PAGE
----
Bad days for Red Line riders
Metro riders who gave their reports under Mark Berman's posting about this morning's trouble on the Red Line noted all the different forms the service disruptions took for them. They asked the always-relevant question: Why us?
Braticuspunk put it this way in a comment: "Things like this have been happening an awful lot lately. Mismanagement?"
Many of these same riders suffered delays on Monday after a cracked rail was discovered at Rockville.
ermiwe summed up the situation this way: "The red line has been struggling mightily the past several days. Last night's commute in the Glenmont direction was a nightmare with PACKED platforms and train after train filled to capacity, and almost every day this week there have been multiple cases of single tracking, off-boarded cars, long delays, smoke in stations/tunnels. The system seems utterly overwhelmed - don't know how it continue to operate like this. The red line actually seems kind of dangerous to ride..."
Other riders are influenced by the conditions they see in the stations. The regulars at Farragut North know part of the platform has been boxed off for more than a year for ceiling repairs. Earlier this month, they saw a Metro employee stationed in a chair on another blocked off portion of the platform, monitoring the flow of water from the ceiling into a bucket.
It doesn't inspire confidence. That said, I think a lot of our experience over the past few days must be attributed to a Series of Unfortunate Events.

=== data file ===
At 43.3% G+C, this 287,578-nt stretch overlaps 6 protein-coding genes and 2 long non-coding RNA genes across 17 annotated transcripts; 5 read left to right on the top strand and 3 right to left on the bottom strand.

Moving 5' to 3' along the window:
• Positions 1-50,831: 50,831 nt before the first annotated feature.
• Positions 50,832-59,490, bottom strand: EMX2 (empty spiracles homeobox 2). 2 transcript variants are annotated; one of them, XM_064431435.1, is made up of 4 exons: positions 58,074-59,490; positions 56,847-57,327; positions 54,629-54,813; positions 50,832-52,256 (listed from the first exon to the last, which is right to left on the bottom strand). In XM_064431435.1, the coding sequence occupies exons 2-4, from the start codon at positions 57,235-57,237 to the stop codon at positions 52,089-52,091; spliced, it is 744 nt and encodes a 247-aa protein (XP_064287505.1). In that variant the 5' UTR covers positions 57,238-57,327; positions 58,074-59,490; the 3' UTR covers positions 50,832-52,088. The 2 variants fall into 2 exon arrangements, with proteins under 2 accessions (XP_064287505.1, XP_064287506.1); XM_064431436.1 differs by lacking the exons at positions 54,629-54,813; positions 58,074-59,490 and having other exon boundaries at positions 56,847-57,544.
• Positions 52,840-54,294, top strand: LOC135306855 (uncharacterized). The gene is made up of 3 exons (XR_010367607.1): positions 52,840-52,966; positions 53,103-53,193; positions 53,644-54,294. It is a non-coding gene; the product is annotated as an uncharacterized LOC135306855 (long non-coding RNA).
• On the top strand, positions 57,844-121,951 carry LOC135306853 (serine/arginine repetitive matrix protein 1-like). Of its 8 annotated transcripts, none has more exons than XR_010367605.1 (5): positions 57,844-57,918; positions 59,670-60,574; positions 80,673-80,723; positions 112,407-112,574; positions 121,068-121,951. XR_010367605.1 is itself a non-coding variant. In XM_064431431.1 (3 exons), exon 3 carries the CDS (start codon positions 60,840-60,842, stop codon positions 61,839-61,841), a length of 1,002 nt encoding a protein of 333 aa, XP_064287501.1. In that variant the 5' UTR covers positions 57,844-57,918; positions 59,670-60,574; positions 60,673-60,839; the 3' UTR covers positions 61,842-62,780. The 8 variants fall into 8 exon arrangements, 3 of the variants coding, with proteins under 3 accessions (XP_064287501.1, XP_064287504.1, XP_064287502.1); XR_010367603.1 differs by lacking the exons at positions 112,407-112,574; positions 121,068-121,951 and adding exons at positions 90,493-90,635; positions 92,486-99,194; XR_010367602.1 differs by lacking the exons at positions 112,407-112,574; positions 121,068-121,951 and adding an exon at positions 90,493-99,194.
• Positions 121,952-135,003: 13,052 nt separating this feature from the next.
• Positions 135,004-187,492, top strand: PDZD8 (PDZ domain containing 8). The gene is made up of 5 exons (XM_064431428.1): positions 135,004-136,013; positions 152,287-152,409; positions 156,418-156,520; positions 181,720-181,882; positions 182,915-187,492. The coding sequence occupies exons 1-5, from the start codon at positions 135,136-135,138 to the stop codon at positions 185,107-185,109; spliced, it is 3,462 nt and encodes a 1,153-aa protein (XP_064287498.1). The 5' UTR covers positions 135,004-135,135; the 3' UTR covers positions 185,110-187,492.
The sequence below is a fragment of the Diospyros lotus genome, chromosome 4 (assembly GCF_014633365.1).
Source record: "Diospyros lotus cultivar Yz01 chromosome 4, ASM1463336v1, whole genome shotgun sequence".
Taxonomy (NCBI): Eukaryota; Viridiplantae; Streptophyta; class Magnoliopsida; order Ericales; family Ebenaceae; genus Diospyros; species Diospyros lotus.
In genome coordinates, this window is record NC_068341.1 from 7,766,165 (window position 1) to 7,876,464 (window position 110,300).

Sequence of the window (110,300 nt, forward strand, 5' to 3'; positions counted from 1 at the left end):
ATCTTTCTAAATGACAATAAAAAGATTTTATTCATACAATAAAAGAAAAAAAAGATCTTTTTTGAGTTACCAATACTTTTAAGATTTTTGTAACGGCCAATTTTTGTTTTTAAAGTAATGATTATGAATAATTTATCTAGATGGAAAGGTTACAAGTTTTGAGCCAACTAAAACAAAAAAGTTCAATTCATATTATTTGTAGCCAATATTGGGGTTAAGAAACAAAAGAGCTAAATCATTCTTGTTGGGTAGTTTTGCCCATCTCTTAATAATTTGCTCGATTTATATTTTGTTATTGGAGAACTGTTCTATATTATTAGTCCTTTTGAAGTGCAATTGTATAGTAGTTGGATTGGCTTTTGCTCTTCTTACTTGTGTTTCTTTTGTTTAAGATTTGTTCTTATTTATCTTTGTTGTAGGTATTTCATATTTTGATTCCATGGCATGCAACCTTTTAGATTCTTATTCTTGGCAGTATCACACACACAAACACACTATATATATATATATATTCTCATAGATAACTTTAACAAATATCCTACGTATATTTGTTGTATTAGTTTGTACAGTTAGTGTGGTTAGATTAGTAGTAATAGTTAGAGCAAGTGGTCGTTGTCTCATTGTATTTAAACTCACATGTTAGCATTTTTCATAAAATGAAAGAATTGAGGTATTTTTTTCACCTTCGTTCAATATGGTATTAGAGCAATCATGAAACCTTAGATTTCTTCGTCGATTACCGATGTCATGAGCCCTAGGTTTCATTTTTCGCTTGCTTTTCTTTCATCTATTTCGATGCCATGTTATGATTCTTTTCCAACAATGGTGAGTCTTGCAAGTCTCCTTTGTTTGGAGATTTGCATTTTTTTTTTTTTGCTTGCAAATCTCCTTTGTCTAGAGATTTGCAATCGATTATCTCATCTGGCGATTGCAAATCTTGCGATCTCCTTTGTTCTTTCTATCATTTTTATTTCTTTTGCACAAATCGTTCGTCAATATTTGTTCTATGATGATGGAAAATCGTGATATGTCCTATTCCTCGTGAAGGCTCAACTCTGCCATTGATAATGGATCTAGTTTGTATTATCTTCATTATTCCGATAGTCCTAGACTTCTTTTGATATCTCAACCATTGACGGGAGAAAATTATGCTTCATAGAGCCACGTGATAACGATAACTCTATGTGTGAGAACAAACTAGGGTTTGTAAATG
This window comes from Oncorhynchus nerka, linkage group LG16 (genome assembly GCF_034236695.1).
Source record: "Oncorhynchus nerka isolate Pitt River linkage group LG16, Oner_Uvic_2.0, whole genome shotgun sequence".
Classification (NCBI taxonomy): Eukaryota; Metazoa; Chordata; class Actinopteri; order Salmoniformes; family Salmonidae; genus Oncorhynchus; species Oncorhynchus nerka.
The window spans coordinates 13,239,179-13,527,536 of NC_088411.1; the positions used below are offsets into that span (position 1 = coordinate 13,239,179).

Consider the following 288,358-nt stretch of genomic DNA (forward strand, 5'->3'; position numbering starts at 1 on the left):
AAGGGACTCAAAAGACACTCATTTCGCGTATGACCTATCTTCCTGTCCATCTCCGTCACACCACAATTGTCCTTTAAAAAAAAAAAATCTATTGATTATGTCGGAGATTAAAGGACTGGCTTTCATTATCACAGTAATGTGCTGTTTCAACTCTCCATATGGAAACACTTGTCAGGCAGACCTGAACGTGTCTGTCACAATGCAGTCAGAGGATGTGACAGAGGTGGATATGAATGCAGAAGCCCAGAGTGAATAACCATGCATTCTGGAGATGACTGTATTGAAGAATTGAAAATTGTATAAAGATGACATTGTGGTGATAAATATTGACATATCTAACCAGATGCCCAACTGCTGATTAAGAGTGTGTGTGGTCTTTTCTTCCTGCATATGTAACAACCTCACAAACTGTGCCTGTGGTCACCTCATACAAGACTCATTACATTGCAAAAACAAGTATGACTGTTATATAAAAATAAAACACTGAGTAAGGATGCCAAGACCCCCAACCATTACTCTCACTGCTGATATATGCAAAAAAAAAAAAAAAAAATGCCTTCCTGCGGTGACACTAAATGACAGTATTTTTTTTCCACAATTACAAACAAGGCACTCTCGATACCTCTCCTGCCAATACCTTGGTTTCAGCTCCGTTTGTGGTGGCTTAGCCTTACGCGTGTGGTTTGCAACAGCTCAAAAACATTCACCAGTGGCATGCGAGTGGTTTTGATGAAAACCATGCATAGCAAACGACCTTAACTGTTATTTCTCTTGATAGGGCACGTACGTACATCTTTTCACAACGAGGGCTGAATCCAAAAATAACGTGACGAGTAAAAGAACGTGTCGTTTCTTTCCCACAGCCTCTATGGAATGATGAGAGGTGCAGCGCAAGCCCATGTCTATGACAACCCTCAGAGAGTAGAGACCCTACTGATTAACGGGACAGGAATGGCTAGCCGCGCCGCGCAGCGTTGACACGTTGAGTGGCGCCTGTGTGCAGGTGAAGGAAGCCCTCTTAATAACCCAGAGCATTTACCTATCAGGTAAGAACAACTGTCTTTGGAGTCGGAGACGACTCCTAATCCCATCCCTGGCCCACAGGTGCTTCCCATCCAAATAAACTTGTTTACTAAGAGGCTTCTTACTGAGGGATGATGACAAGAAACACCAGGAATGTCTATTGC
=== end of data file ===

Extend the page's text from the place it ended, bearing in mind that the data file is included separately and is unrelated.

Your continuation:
Rails crack, especially under the stress of extreme temperatures. Metro has a good record of discovering cracked rails and fixing them before something worse happens. The standard response is for a crew to go out and make a temporary fix while trains share a single track around the work zone. That minimizes the travel delays. Then a crew comes back at night, when the system is shut, and makes a permanent repair. Sometimes, the permanent fix must be made right away.
It's hard to look at this as a case of "mismanagement." A stronger case could be made that the region's leaders on transportation should have anticipated decades ago that we'd reach a point where the transit system's basic components would get old at about the same time and need to be replaced.
But Monday's cracked rails and today's arcing insulators are chronic problems in the train system. (BrokenClipboard asked: "What is an arcing insulator?" Insulators protect the third rail. Sometimes a problem with an insulator leads to a power discharge that results in sparks, smoke and even fire.)
The Red Line is the most heavily used of all the Metrorail lines, and the core of the line is the oldest in the system. This certainly won't be the last time we'll go through a days when a string of unrelated problems makes commuters late and forces them onto crowded trains and platforms.
Over the past year, the transit authority has taken two steps to improve Red Line service. The major one is the Red Line rehabilitation program. All the lines eventually will undergo similar capital improvements, but the Red Line got to go first. Of course, there's a downside to this in that Metro will become increasingly aggressive this year in scheduling maintenance. But the transit authority also has gotten increasingly sophisticated about packaging its maintenance projects so the most work gets done in the shortest time.
The other step was to reduce the number of Red Line trains at rush hour and use those extra cars to make more eight-car trains. The wider gap between trains means a slightly longer wait is scheduled, but it should be reducing the train bunching that threw off the schedule. Fewer trains, but more regular arrivals -- at least, during a normal rush hour.
| January 26, 2011; 1:05 PM ET
Categories: Metro, Red Line, Transit | Tags: Dr. Gridlock, Metrorail
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